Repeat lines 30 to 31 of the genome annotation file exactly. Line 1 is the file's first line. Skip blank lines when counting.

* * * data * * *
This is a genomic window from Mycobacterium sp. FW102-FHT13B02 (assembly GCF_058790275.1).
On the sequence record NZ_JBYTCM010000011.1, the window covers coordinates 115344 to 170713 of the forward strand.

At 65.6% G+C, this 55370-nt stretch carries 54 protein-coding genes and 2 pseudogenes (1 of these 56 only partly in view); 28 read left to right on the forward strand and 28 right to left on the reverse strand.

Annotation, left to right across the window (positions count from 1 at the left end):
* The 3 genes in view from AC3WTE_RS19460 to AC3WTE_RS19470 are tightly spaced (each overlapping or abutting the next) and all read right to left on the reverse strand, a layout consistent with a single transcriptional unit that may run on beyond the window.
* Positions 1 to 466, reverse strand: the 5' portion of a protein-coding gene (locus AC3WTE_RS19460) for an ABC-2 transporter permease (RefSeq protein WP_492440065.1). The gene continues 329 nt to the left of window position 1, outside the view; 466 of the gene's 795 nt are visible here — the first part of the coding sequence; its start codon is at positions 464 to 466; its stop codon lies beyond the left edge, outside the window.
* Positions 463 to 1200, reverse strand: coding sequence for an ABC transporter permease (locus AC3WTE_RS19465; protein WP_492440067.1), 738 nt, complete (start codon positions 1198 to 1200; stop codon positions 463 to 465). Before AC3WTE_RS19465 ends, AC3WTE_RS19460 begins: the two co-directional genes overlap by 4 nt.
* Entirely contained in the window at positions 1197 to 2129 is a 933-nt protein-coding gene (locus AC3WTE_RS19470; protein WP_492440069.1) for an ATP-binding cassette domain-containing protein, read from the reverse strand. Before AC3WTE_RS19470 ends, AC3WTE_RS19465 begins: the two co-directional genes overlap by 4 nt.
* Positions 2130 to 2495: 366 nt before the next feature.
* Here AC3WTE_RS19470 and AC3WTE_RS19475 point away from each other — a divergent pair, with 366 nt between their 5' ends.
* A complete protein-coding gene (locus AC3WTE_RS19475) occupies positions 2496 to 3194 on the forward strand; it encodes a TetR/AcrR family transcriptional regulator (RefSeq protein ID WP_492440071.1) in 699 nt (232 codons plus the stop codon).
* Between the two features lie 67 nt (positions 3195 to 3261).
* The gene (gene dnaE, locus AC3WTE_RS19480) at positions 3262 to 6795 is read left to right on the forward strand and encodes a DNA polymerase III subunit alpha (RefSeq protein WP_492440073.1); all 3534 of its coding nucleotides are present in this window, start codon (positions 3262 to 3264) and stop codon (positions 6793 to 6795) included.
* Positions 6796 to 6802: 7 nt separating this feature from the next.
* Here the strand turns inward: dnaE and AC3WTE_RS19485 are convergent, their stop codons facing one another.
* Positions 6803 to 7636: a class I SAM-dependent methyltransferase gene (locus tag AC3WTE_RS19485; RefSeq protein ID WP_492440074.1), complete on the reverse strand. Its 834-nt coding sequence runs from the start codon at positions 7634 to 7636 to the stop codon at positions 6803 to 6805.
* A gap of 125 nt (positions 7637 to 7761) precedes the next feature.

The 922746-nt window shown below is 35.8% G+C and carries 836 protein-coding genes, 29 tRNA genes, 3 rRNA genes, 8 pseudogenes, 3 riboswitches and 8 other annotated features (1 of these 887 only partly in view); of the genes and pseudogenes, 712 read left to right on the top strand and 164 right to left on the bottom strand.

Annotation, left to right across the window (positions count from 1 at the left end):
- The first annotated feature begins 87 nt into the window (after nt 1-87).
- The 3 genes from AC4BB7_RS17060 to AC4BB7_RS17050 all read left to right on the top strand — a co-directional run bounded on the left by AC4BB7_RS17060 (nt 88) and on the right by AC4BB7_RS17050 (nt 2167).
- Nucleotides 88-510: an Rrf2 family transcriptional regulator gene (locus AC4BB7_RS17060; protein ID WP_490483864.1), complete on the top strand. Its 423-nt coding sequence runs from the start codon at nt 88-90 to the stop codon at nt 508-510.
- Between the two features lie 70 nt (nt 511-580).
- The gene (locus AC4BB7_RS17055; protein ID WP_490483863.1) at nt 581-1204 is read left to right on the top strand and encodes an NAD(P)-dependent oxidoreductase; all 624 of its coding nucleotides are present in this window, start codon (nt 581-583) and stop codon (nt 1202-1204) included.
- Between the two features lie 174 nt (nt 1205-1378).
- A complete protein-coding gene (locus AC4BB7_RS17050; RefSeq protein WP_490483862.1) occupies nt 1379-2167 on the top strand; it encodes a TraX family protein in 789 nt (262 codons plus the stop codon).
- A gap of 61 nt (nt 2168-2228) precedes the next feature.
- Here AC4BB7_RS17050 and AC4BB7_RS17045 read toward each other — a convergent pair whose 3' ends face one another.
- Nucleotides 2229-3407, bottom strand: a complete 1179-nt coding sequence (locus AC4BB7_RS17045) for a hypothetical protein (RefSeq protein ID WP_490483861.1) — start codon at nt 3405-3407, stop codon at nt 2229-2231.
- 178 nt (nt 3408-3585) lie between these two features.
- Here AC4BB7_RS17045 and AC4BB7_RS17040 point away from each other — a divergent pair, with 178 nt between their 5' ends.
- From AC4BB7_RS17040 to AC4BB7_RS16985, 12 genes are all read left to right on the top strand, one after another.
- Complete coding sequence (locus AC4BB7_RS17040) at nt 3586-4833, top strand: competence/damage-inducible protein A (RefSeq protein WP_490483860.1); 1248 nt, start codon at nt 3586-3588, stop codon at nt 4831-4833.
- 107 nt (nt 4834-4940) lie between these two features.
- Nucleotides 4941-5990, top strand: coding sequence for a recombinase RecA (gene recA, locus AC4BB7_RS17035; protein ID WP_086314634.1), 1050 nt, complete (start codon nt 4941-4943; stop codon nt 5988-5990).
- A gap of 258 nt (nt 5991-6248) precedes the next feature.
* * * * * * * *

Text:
- 178 nt (nt 3408-3585) lie between these two features.
- Here AC4BB7_RS17045 and AC4BB7_RS17040 point away from each other — a divergent pair, with 178 nt between their 5' ends.